CDC, HRSA and NIH have undertaken a range of activities to improve the lives of individuals with epilepsy and their families. The CDC's epilepsy program supports activities to improve quality of care and quality of life for individuals with epilepsy, including school-aged children and seniors. HRSA supports demonstration projects that have made tremendous progress in improving access to comprehensive, coordinated health care and related services for children with epilepsy in medically underserved areas. Lastly, NIH has engaged in research that has dramatically improved our understanding of epilepsy, but requires additional funding to carry out trials and longitudinal studies to test findings and further develop new advances in epilepsy treatments.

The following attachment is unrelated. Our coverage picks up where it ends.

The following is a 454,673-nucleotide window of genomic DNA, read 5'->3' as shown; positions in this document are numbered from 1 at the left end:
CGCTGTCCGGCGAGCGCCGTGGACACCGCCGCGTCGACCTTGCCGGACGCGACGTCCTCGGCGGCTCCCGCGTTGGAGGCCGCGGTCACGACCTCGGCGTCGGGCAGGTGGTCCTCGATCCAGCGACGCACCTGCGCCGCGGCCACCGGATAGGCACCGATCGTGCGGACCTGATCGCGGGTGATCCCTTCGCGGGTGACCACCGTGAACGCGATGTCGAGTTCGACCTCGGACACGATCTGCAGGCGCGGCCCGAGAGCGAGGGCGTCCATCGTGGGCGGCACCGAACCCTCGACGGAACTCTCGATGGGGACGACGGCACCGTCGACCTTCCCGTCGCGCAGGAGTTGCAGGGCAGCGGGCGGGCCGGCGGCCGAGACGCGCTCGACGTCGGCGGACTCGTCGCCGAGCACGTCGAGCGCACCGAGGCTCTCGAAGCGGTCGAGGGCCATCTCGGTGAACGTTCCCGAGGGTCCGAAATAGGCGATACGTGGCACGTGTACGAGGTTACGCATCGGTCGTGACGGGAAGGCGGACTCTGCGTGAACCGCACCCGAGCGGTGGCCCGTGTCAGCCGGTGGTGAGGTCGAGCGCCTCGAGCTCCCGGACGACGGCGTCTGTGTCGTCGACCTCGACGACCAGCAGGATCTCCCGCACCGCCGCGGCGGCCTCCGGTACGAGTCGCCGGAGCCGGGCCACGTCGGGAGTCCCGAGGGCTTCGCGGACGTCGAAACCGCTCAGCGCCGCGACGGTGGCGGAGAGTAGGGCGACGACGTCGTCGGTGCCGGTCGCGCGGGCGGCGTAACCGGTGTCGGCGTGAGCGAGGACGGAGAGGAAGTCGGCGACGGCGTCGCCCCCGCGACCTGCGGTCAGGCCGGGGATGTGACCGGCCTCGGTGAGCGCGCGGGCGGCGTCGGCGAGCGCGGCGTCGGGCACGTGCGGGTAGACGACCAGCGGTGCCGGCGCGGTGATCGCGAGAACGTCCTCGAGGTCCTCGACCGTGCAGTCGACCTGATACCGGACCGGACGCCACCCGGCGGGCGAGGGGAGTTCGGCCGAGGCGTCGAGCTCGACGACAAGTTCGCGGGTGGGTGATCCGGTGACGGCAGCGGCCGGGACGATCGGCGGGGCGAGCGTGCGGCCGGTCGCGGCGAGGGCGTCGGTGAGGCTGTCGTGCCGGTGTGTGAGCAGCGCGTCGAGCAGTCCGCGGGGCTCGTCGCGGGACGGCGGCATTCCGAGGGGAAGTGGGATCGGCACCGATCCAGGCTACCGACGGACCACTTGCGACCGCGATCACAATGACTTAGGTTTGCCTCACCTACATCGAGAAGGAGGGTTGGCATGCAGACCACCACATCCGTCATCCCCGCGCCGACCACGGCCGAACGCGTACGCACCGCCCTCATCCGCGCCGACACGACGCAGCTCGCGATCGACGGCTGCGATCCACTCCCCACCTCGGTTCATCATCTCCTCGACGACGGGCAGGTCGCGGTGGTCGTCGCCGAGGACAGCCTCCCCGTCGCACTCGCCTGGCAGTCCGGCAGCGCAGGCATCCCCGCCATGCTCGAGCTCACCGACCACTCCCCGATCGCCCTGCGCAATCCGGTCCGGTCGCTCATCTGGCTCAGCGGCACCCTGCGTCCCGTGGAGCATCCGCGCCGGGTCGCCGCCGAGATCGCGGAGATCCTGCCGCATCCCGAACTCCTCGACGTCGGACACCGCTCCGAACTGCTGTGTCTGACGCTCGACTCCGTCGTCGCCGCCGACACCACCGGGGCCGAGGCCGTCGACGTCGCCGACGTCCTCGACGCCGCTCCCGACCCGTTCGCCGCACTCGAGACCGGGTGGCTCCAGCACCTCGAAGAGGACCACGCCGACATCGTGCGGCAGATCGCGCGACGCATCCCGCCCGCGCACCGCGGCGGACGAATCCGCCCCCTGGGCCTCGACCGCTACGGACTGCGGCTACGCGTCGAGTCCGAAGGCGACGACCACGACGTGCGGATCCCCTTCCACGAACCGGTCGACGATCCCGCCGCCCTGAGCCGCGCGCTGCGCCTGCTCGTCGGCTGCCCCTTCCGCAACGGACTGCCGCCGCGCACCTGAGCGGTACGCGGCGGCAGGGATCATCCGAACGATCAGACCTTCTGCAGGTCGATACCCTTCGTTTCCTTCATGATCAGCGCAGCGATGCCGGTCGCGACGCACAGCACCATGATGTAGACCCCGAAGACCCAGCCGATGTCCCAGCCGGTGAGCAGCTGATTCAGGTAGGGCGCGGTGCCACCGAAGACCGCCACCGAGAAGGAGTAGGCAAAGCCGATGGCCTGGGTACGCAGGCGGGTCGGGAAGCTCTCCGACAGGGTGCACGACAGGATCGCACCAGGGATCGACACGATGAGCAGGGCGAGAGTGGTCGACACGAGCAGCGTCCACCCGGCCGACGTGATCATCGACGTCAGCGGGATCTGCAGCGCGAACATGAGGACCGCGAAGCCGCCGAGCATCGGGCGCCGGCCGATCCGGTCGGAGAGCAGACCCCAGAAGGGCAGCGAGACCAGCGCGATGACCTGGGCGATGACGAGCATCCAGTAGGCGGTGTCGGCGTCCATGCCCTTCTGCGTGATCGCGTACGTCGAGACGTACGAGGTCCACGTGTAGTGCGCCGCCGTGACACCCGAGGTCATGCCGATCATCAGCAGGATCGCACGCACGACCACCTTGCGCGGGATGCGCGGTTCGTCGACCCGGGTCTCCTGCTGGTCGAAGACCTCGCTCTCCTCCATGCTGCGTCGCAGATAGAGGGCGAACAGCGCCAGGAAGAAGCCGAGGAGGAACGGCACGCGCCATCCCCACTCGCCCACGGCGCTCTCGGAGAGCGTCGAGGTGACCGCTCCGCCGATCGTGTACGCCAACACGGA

Full text of the Senator's letter follows.

April 3, 2008

The Honorable Tom Harkin
Chairman
Subcommittee on Labor, Health and
Human Services, Education and
Related Agencies
Committee on Appropriations
United States Senate
D-184
Washington, D.C. 20510

The Honorable Arlen Specter
Ranking Member
Subcommittee on Labor, Health and
Human Services, Education and
Related Agencies
Committee on Appropriations
United States Senate
D-184
Washington, D.C. 20510

On behalf of the almost 3 million Americans with epilepsy, we urge you to increase funding for critical epilepsy activities at the Centers for Disease Control and Prevention (CDC), the Health Resources and Services Administration (HRSA) and the National Institutes of Neurological Disorders and Stroke (NINDS).